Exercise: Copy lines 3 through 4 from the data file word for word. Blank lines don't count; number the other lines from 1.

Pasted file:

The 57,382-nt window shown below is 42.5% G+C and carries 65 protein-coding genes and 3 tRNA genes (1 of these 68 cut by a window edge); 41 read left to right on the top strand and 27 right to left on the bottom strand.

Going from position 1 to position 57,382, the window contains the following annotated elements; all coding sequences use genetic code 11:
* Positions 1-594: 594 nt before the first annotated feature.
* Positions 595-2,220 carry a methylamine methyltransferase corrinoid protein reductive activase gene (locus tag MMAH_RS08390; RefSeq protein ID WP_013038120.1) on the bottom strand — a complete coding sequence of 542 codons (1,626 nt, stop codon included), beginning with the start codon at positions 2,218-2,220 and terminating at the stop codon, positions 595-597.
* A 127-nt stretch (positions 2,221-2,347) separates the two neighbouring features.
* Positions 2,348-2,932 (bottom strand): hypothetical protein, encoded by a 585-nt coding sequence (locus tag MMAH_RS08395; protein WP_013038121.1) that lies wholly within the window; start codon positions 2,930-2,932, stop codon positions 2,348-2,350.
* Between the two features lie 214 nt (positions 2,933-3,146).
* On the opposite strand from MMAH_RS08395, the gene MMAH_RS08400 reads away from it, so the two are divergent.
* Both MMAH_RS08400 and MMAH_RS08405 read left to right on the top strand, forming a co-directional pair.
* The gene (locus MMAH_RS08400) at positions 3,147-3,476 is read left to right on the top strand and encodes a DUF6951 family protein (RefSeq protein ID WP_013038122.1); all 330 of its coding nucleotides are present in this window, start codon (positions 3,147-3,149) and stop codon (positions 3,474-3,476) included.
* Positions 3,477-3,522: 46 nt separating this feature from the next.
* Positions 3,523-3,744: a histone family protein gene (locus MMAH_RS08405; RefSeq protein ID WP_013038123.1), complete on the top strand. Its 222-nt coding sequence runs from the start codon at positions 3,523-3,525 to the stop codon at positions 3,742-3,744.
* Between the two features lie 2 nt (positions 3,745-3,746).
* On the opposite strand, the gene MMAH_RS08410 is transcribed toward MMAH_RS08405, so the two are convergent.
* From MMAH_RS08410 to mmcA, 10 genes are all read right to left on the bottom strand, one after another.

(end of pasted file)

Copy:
* Positions 1-594: 594 nt before the first annotated feature.
* Positions 595-2,220 carry a methylamine methyltransferase corrinoid protein reductive activase gene (locus tag MMAH_RS08390; RefSeq protein ID WP_013038120.1) on the bottom strand — a complete coding sequence of 542 codons (1,626 nt, stop codon included), beginning with the start codon at positions 2,218-2,220 and terminating at the stop codon, positions 595-597.